ATLANTA -- Astronomers believe that they are a measurement away from definitive proof of the existence of black holes, those central regions of some galaxies where matter would be so dense and the pull of gravity so strong that nothing, not even light, could escape from them.
Einstein's theory predicted black holes, and current astrophysical theory assumes that they exist, but the hunt for proof of their existence has been going on for two decades without clear success.
New observations reported here yesterday at a meeting of the American Astronomical Society were seen as the strongest evidence so far of a black hole of extreme mass residing at the center of a galaxy, sucking in a whirlpool of surrounding stars.
A team of astronomers led by Dr. Tod R. Lauer of the National Optical Astronomy Observatories in Tucson, Ariz., said images taken by the Hubble Space Telescope showed an unusual concentration of stars at the center of galaxy M87. They appeared to be drawn there by the gravity of a black hole whose mass was estimated to be 2.6 billion times that of the sun.
Scientists said this finding and other characteristics of the galaxy made them 90 percent certain that they were observing the effects of an extraordinarily massive black hole.
Calling the results "very, very important," Dr. James E. Hesser, director of the Dominion Astrophysical Observatory in Victoria, British Columbia, said that the images were "making more and more credible the concept of black holes."
Dr. Lauer emphasized that the images of especially dense starlight alone did not prove conclusively the black hole's presence. "It looks like a duck, but we haven't heard it quack yet," he said at a news conference.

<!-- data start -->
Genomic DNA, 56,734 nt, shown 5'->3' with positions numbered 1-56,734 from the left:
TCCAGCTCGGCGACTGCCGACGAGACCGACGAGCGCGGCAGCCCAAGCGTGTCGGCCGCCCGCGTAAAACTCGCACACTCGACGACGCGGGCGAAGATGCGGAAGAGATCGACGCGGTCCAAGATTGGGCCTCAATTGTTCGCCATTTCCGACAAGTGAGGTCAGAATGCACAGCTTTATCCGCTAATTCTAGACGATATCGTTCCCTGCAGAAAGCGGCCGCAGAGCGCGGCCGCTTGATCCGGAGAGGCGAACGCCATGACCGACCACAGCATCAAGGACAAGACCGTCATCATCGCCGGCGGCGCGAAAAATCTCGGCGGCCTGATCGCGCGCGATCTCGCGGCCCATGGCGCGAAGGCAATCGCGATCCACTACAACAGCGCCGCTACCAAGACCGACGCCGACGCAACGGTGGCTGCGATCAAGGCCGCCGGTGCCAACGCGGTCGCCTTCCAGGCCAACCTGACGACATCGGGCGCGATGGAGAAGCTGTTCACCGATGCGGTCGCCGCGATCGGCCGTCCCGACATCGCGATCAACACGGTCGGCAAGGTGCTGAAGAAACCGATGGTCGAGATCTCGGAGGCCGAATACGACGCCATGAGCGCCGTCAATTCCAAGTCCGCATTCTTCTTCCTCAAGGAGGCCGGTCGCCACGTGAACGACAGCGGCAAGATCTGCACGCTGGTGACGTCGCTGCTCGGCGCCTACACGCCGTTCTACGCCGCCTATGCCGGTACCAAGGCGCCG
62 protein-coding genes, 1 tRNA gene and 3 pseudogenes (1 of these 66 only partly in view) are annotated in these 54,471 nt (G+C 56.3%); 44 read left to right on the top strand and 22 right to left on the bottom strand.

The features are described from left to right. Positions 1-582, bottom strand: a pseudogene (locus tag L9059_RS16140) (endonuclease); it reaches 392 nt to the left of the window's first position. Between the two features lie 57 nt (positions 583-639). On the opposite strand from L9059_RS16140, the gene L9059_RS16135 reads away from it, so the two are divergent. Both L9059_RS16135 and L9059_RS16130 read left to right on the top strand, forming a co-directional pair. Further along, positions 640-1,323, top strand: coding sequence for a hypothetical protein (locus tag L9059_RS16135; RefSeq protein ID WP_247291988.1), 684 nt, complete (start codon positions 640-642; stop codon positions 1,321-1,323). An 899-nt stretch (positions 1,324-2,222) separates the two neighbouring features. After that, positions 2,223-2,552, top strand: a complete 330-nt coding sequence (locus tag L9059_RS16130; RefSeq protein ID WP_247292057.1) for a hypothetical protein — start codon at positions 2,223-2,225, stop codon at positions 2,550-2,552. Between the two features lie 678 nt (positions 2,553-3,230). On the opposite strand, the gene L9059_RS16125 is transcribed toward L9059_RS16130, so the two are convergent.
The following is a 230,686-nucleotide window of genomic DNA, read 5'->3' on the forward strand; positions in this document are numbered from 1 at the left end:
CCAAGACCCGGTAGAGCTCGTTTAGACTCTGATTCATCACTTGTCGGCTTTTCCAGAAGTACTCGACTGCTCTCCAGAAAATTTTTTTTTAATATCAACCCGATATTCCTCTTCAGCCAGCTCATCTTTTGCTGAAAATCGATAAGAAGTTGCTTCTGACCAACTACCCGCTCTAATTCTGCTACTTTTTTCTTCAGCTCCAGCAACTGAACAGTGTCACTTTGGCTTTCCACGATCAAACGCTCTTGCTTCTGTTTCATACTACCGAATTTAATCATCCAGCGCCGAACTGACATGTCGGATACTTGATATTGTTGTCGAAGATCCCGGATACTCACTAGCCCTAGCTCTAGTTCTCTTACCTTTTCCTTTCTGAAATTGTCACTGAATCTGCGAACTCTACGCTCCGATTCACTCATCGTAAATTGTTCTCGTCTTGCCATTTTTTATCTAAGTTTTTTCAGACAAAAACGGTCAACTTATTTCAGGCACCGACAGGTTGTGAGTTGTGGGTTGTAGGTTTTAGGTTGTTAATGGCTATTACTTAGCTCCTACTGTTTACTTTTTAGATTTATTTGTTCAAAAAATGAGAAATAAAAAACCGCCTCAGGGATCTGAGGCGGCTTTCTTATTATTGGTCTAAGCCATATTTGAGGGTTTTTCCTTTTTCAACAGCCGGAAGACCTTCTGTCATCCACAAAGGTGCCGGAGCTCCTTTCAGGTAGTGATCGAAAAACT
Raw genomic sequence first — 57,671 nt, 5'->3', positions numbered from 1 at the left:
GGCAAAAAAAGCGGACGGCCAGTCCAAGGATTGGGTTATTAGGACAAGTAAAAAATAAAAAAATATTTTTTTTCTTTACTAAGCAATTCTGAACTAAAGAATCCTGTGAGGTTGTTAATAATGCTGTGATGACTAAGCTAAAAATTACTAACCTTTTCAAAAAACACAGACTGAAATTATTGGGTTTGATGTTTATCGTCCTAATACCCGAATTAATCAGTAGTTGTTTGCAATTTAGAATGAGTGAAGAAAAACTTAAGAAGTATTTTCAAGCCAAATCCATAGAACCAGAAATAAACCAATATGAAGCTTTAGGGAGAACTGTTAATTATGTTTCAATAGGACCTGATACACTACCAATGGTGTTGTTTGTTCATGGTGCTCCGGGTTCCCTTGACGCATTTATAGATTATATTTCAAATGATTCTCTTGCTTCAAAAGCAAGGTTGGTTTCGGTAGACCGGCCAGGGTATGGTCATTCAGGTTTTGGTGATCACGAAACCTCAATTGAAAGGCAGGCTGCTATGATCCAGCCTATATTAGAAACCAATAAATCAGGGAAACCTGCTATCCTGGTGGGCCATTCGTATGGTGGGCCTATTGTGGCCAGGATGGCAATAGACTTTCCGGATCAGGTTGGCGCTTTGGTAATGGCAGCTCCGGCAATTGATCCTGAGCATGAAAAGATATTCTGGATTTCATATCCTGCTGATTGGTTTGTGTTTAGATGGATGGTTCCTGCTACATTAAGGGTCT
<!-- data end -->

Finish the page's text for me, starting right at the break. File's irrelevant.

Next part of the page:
The "quack" may be forthcoming, scientists said. Spectroscopic observations by the orbiting Hubble telescope in the next few months will measure the velocity of the stars orbiting within the galactic nucleus. High velocities should be conclusive evidence of a black hole and would provide astronomers with a direct measurement of its mass.
Officials of the Space Telescope Science Institute in Baltimore said they were concerned that the Hubble's flawed mirror might preclude the detailed observations required for such confirmation. Plans to install corrective optics in the telescope, however, could yield the required velocity measurements within three years.
"Then the black hole should be undeniable," Dr. Lauer said.
Dr. Holland Ford, an astronomer at the space telescope institute, said: "In the minds of astronomers, there's no doubt that black holes do exist. What we really want to know is their mass."
Discovering the existence of black holes was one of the primary objectives of the Hubble telescope, which was launched into an Earth orbit in April 1990.